October 12, 2013.
Even as the Myanmarese are busy coming to terms with democracy, the party in power is using anti-Muslim sentiments to create a vote bank
Up in flames: In March at least 40 people were killed in communal
riots in Meiktila city in central Myanmar.
“Myanmar is a Buddhist country. The Buddhists come first and both the Christians and Muslims in our country must get used to this.” This statement from a Burmese businessman-cum-civil rights activist took me by surprise. From the picturesque view of downtown Yangon provided by the rooftop restaurant we sat in, I found myself mentally transported two weeks back in time and into a traffic jam. “Aung San Suu Kyi is wrong. She is obsessed with human rights, but some people don’t deserve human rights. Muslims are behind terrorist attacks around the world. They come into our country, marry our women and convert them, but we are not allowed to marry their girls. Why do they never convert to Buddhism?” asked a taxi driver, who was trying to explain to me the “logic” behind his anti-Muslim stance.Read the rest here.
Both men — educated, extensively travelled (the taxi driver was also in the merchant navy) and representing two different strata of Burmese society — told me with equal passion that Muslims do not have a place in the new Myanmar. Their words reveal a Buddhist nationalist mindset that has manifested itself in violence against Rohingya Muslims. This mindset has led to brutality of the kind witnessed on 1 October when Buddhist mobs killed a 94-year-old Muslim woman and torched more than 70 homes in Rakhine state.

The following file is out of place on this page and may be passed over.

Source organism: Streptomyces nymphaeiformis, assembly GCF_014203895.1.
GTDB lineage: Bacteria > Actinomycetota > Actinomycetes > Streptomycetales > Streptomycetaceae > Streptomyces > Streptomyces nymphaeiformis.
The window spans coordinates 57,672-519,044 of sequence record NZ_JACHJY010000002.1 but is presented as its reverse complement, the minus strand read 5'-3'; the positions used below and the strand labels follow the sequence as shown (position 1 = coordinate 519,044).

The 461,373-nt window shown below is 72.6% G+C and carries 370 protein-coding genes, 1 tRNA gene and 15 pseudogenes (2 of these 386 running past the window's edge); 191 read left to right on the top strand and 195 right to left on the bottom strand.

In the Arakan state in west Myanmar, bordering Bangladesh, thousands have been displaced and hundreds killed in waves of violence against the Rohingya Muslims. International NGO Human Rights Watch has called it “ethnic cleansing”, with the administration often turning a blind eye to the violence. The impact has also been felt in India, with a spate of Rohingya refugees reaching the country from Arakan. (Also, last year, images of violence against Rohingyas in Myanmar were misused to depict violence against Muslims in Assam, leading to an exodus of people from Northeast India living in Bengaluru, fearing a backlash.)
Buddhists comprise 80 percent of Myanmar’s population, while the Muslims make up 4 percent (2.4 million). There has always been a latent resentment among the Buddhists against the Muslims, and this has also influenced the legal edifice of the Burmese state. Rohingya Muslims have been excluded from the 1982 Citizenship Law, which defines the criteria for being a Burmese citizen and lists the ethnic groups that are eligible for citizenship.
Speaking to a group of Burmese civil society activists, I learnt that several laws have been enacted over the years to ensure that the Muslims remain on the back foot. For example, limitations were imposed on the observance of Islamic religious festivals like Eid. Muslims had to seek permission from the local authority and pay a hefty tax before doing any animal sacrifice. There was also a cap on the number of marriages permitted within the Muslim community in a given period of time, forcing many to go to Bangladesh to get married. On returning, they would find that they had lost their household registration and would need to re-establish themselves. Another law banned the Muslims from having more than two children. I was told that these restrictions were initially meant only for the Rohingyas, but were gradually extended to all Muslims in Arakan state.
Moreover, to change the demography of Muslim-majority areas, the government tried to bring in Buddhists from other parts of the country, and also from Bangladesh, to settle there.
*****Comment: And still not a peep from Nobel Peace Prize laureate Aung San Suu Kyi.
Should anyone even care anymore about what she may think?
Her complicit silence speaks volumes anyway.